The end of House

When I originally watched the series finale of House, I was bitterly disappointed. (Some spoilers below the break).

I wanted him to kill himself. Indeed, I didn’t think the show could end satisfactorily any other way. House was a narcissist, an atheist, a drug addict, lovelorn, next-to-friendless (and soon to be just friendless, once the cancer claimed his best and only friend), borderline jobless and basically unemployable — relying on nothing but a string of personal connections to the office of the chief of medicine, manipulated by mindgames to stretch out the inevitable termination of his employment one grueling week at a time — and, oh yes, destined to return to prison for a petty act of vengeance enacted bitterly against the ex who rightly left him. Of course he needed to kill himself. The title of the finale was a permutation of one of House’s favorite sayings: Everybody lies. His other favorite saying was Nobody changes. Why should House be different?

So, yes, I wanted House to die. Don’t lie: you probably did, too. What does that say about us, about you and I, that we could not even muster goodwill for a fictional character in extremest agony?

House was a metaphor for modern man, but there are ways modern man can go that don’t involve being crushed under a flaming I-beam one floor down from the corpse of an overdosed patient after a brief and fruitless existential crisis. House took that other way. He followed the advice of The Last Psychiatrist:

“Help me, please, I think I’m a narcissist.  What do I do?”

There are a hundred correct answers, yet all of them useless, all of them will fail precisely because you want to hear them.

There’s only one that’s universally effective, I’ve said it before and no one liked it. This is step 1: fake it.

You’ll say: but this isn’t a treatment, this doesn’t make a real change in me, this isn’t going to make me less of a narcissist if I’m faking!

All of those answers are the narcissism talking.  All of those answers miss the point: your treatment isn’t for you, it’s for everyone else.

If you do not understand this, repeat step 1.

And that’s what House understood in the final, critical moments of the finale. What I initially mistook for a deus ex machina redemption was, in fact, not a redemption at all (but isn’t the fact that it isn’t seen as a redemption precisely that which makes it so redemptive?). In the final moments of the show, the show itself ceased to be House: House as the main character, everyone-not-House as the supporting cast. It became something else. Something better — something better, even, for House, though he probably lacked the immediate perspective to realize it. House, in other words, abandoned narcissism. He repented of the sin of pride.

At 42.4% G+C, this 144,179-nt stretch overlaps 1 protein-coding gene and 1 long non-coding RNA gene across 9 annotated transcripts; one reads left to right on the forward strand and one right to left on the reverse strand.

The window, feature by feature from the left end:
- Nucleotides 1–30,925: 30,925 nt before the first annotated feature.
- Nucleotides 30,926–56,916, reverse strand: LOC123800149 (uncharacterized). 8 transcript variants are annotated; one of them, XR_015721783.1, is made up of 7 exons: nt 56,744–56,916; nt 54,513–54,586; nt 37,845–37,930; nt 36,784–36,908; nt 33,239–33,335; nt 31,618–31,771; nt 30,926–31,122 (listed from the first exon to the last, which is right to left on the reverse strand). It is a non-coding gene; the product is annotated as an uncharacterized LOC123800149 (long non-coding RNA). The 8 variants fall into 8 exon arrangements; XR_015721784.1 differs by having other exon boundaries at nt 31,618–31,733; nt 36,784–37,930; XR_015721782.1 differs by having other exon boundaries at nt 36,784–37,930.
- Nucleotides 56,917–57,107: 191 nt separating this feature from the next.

Whether or not House secretly conspired to be reactionary entertainment, it succeeded at it. God bless them.

16 thoughts on “The end of House

  1. I actually always thought House was “reactionary”. All the characters, specially House, exhibited the pathologies of people that don’t have anything to hold on, that don’t believe in anything except what can be “proved” through the scientific method. Effectively, all became compulsive and addicted to something to make them forget about their meaningless existences. House, the drug and puzzle addict; Taub, the compulsive womanizer; Foreman, the workoholic; Chase, the former seminarist that murders dictators; Cameron, the self loathing doctor, etc.

  2. I tried watching House, but I only made it through two episodes. Couldn’t take the nonstop flow of bile, bitterness and contempt.

    It was rather the same for Mad Men. Like House, a clever, well-done, handsome production, but by the end of the second hour I couldn’t see spending any more time watching people lie and insult each other.

    • This thread is old now, but I’d like to join Gabe Ruth’s implicit request for a TLP thread. I find that blog compelling and bizarre. TLP seems to talk enough sense that I feel like I often agree with him. On the other hand, the comment section is overrun by cultural Marxist whackadoodles. So, I must be missing something, or, more accurately, a lot.

      Consider a passage from this post, for example. TLP is explaining the impetus for the potential adoption of hebephilia (sexual attraction to teenagers, roughly) as a pathology by whatever board of head-shrinkers does such things. This presents the problem that it makes approximately all heterosexual men insane, but, on the other hand:

      Once you “normalize” sexual interest in 14 year old girls, you either normalize it for boys or you quietly suggest homosexuality in general is slightly pathological. You can only pick one